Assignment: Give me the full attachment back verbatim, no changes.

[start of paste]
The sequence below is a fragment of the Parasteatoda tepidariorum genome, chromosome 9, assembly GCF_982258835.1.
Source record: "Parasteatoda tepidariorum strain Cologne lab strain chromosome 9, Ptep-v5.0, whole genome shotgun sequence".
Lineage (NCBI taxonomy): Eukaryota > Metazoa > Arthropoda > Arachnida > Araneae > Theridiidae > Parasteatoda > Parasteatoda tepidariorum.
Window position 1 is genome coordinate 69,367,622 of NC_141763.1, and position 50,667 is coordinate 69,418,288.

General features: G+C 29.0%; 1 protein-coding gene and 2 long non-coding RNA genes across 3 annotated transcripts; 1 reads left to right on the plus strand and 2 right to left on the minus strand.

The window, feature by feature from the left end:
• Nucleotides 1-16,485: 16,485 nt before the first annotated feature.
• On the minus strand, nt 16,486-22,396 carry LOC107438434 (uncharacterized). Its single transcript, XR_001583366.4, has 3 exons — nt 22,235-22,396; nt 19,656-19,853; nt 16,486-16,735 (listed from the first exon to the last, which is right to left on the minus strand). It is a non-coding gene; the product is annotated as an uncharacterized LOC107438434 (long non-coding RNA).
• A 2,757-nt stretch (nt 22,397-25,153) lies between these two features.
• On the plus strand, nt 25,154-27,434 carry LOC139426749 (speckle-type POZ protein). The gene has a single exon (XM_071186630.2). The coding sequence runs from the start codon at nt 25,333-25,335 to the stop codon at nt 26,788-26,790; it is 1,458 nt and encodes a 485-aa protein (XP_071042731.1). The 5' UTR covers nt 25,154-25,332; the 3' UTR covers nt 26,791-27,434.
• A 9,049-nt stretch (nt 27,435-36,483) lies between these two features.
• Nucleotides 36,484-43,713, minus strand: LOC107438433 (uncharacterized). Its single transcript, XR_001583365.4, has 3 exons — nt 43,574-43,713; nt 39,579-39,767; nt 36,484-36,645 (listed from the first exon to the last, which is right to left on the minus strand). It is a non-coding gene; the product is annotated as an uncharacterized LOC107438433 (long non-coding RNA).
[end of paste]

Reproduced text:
The sequence below is a fragment of the Parasteatoda tepidariorum genome, chromosome 9, assembly GCF_982258835.1.
Source record: "Parasteatoda tepidariorum strain Cologne lab strain chromosome 9, Ptep-v5.0, whole genome shotgun sequence".
Lineage (NCBI taxonomy): Eukaryota > Metazoa > Arthropoda > Arachnida > Araneae > Theridiidae > Parasteatoda > Parasteatoda tepidariorum.
Window position 1 is genome coordinate 69,367,622 of NC_141763.1, and position 50,667 is coordinate 69,418,288.

General features: G+C 29.0%; 1 protein-coding gene and 2 long non-coding RNA genes across 3 annotated transcripts; 1 reads left to right on the plus strand and 2 right to left on the minus strand.

The window, feature by feature from the left end:
• Nucleotides 1-16,485: 16,485 nt before the first annotated feature.
• On the minus strand, nt 16,486-22,396 carry LOC107438434 (uncharacterized). Its single transcript, XR_001583366.4, has 3 exons — nt 22,235-22,396; nt 19,656-19,853; nt 16,486-16,735 (listed from the first exon to the last, which is right to left on the minus strand). It is a non-coding gene; the product is annotated as an uncharacterized LOC107438434 (long non-coding RNA).
• A 2,757-nt stretch (nt 22,397-25,153) lies between these two features.
• On the plus strand, nt 25,154-27,434 carry LOC139426749 (speckle-type POZ protein). The gene has a single exon (XM_071186630.2). The coding sequence runs from the start codon at nt 25,333-25,335 to the stop codon at nt 26,788-26,790; it is 1,458 nt and encodes a 485-aa protein (XP_071042731.1). The 5' UTR covers nt 25,154-25,332; the 3' UTR covers nt 26,791-27,434.
• A 9,049-nt stretch (nt 27,435-36,483) lies between these two features.
• Nucleotides 36,484-43,713, minus strand: LOC107438433 (uncharacterized). Its single transcript, XR_001583365.4, has 3 exons — nt 43,574-43,713; nt 39,579-39,767; nt 36,484-36,645 (listed from the first exon to the last, which is right to left on the minus strand). It is a non-coding gene; the product is annotated as an uncharacterized LOC107438433 (long non-coding RNA).